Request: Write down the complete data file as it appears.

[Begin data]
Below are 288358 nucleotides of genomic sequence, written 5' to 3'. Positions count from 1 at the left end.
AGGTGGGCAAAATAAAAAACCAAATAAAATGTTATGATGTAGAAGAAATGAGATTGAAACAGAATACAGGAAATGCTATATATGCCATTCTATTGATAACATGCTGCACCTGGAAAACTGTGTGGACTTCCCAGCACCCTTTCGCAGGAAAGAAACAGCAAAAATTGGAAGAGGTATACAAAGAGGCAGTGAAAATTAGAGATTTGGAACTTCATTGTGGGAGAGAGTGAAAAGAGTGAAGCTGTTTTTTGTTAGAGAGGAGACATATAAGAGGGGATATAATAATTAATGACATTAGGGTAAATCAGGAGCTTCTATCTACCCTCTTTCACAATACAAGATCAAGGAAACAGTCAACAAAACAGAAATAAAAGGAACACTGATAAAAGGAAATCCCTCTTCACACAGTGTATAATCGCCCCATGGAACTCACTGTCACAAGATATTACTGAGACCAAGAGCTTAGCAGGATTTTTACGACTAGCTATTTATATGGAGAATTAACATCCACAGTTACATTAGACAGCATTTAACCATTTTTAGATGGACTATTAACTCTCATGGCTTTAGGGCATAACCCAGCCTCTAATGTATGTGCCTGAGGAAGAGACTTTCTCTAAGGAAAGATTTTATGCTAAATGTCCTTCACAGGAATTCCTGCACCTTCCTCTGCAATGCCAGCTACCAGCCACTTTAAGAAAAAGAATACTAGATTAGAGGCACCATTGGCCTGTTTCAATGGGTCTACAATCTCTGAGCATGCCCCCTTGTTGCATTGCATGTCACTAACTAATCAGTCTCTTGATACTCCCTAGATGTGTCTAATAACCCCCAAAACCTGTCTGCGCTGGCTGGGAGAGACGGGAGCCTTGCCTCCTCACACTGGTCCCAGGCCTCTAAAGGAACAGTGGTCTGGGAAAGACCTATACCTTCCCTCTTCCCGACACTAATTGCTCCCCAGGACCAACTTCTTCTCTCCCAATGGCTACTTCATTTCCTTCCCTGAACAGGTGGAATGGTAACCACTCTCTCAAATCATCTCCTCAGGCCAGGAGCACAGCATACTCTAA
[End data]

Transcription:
Below are 288358 nucleotides of genomic sequence, written 5' to 3'. Positions count from 1 at the left end.
AGGTGGGCAAAATAAAAAACCAAATAAAATGTTATGATGTAGAAGAAATGAGATTGAAACAGAATACAGGAAATGCTATATATGCCATTCTATTGATAACATGCTGCACCTGGAAAACTGTGTGGACTTCCCAGCACCCTTTCGCAGGAAAGAAACAGCAAAAATTGGAAGAGGTATACAAAGAGGCAGTGAAAATTAGAGATTTGGAACTTCATTGTGGGAGAGAGTGAAAAGAGTGAAGCTGTTTTTTGTTAGAGAGGAGACATATAAGAGGGGATATAATAATTAATGACATTAGGGTAAATCAGGAGCTTCTATCTACCCTCTTTCACAATACAAGATCAAGGAAACAGTCAACAAAACAGAAATAAAAGGAACACTGATAAAAGGAAATCCCTCTTCACACAGTGTATAATCGCCCCATGGAACTCACTGTCACAAGATATTACTGAGACCAAGAGCTTAGCAGGATTTTTACGACTAGCTATTTATATGGAGAATTAACATCCACAGTTACATTAGACAGCATTTAACCATTTTTAGATGGACTATTAACTCTCATGGCTTTAGGGCATAACCCAGCCTCTAATGTATGTGCCTGAGGAAGAGACTTTCTCTAAGGAAAGATTTTATGCTAAATGTCCTTCACAGGAATTCCTGCACCTTCCTCTGCAATGCCAGCTACCAGCCACTTTAAGAAAAAGAATACTAGATTAGAGGCACCATTGGCCTGTTTCAATGGGTCTACAATCTCTGAGCATGCCCCCTTGTTGCATTGCATGTCACTAACTAATCAGTCTCTTGATACTCCCTAGATGTGTCTAATAACCCCCAAAACCTGTCTGCGCTGGCTGGGAGAGACGGGAGCCTTGCCTCCTCACACTGGTCCCAGGCCTCTAAAGGAACAGTGGTCTGGGAAAGACCTATACCTTCCCTCTTCCCGACACTAATTGCTCCCCAGGACCAACTTCTTCTCTCCCAATGGCTACTTCATTTCCTTCCCTGAACAGGTGGAATGGTAACCACTCTCTCAAATCATCTCCTCAGGCCAGGAGCACAGCATACTCTAA